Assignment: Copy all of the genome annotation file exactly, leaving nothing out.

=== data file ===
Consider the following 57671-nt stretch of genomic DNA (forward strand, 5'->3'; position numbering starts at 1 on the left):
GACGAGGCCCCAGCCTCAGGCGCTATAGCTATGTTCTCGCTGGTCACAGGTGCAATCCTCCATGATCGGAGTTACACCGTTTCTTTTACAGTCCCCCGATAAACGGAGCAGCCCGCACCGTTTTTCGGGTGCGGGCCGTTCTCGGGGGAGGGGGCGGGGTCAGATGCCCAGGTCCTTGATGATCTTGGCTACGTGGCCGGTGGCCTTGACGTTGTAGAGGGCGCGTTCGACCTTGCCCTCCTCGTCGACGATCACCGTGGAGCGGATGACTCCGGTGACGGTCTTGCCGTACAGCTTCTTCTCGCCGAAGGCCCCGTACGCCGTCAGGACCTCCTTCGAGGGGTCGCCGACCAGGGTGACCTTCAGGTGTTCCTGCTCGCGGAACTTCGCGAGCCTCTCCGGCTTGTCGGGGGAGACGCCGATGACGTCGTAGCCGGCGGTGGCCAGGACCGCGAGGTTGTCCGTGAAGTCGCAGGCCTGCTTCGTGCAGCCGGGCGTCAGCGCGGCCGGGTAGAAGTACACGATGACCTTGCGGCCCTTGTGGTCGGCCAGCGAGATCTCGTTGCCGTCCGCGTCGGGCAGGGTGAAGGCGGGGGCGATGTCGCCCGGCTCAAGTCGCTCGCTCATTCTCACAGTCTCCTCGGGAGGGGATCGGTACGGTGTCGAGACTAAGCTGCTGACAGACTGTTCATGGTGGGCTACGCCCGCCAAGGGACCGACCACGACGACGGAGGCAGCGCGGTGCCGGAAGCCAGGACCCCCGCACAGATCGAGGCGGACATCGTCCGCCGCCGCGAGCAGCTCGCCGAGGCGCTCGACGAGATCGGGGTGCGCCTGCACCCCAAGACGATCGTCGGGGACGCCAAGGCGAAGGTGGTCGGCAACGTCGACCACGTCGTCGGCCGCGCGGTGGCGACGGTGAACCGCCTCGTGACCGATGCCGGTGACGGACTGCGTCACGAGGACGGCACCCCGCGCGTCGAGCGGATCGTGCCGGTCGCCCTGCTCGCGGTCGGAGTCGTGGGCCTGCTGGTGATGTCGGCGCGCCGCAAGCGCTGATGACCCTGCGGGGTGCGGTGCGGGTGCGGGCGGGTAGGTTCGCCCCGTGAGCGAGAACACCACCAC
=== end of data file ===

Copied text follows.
Consider the following 57671-nt stretch of genomic DNA (forward strand, 5'->3'; position numbering starts at 1 on the left):
GACGAGGCCCCAGCCTCAGGCGCTATAGCTATGTTCTCGCTGGTCACAGGTGCAATCCTCCATGATCGGAGTTACACCGTTTCTTTTACAGTCCCCCGATAAACGGAGCAGCCCGCACCGTTTTTCGGGTGCGGGCCGTTCTCGGGGGAGGGGGCGGGGTCAGATGCCCAGGTCCTTGATGATCTTGGCTACGTGGCCGGTGGCCTTGACGTTGTAGAGGGCGCGTTCGACCTTGCCCTCCTCGTCGACGATCACCGTGGAGCGGATGACTCCGGTGACGGTCTTGCCGTACAGCTTCTTCTCGCCGAAGGCCCCGTACGCCGTCAGGACCTCCTTCGAGGGGTCGCCGACCAGGGTGACCTTCAGGTGTTCCTGCTCGCGGAACTTCGCGAGCCTCTCCGGCTTGTCGGGGGAGACGCCGATGACGTCGTAGCCGGCGGTGGCCAGGACCGCGAGGTTGTCCGTGAAGTCGCAGGCCTGCTTCGTGCAGCCGGGCGTCAGCGCGGCCGGGTAGAAGTACACGATGACCTTGCGGCCCTTGTGGTCGGCCAGCGAGATCTCGTTGCCGTCCGCGTCGGGCAGGGTGAAGGCGGGGGCGATGTCGCCCGGCTCAAGTCGCTCGCTCATTCTCACAGTCTCCTCGGGAGGGGATCGGTACGGTGTCGAGACTAAGCTGCTGACAGACTGTTCATGGTGGGCTACGCCCGCCAAGGGACCGACCACGACGACGGAGGCAGCGCGGTGCCGGAAGCCAGGACCCCCGCACAGATCGAGGCGGACATCGTCCGCCGCCGCGAGCAGCTCGCCGAGGCGCTCGACGAGATCGGGGTGCGCCTGCACCCCAAGACGATCGTCGGGGACGCCAAGGCGAAGGTGGTCGGCAACGTCGACCACGTCGTCGGCCGCGCGGTGGCGACGGTGAACCGCCTCGTGACCGATGCCGGTGACGGACTGCGTCACGAGGACGGCACCCCGCGCGTCGAGCGGATCGTGCCGGTCGCCCTGCTCGCGGTCGGAGTCGTGGGCCTGCTGGTGATGTCGGCGCGCCGCAAGCGCTGATGACCCTGCGGGGTGCGGTGCGGGTGCGGGCGGGTAGGTTCGCCCCGTGAGCGAGAACACCACCAC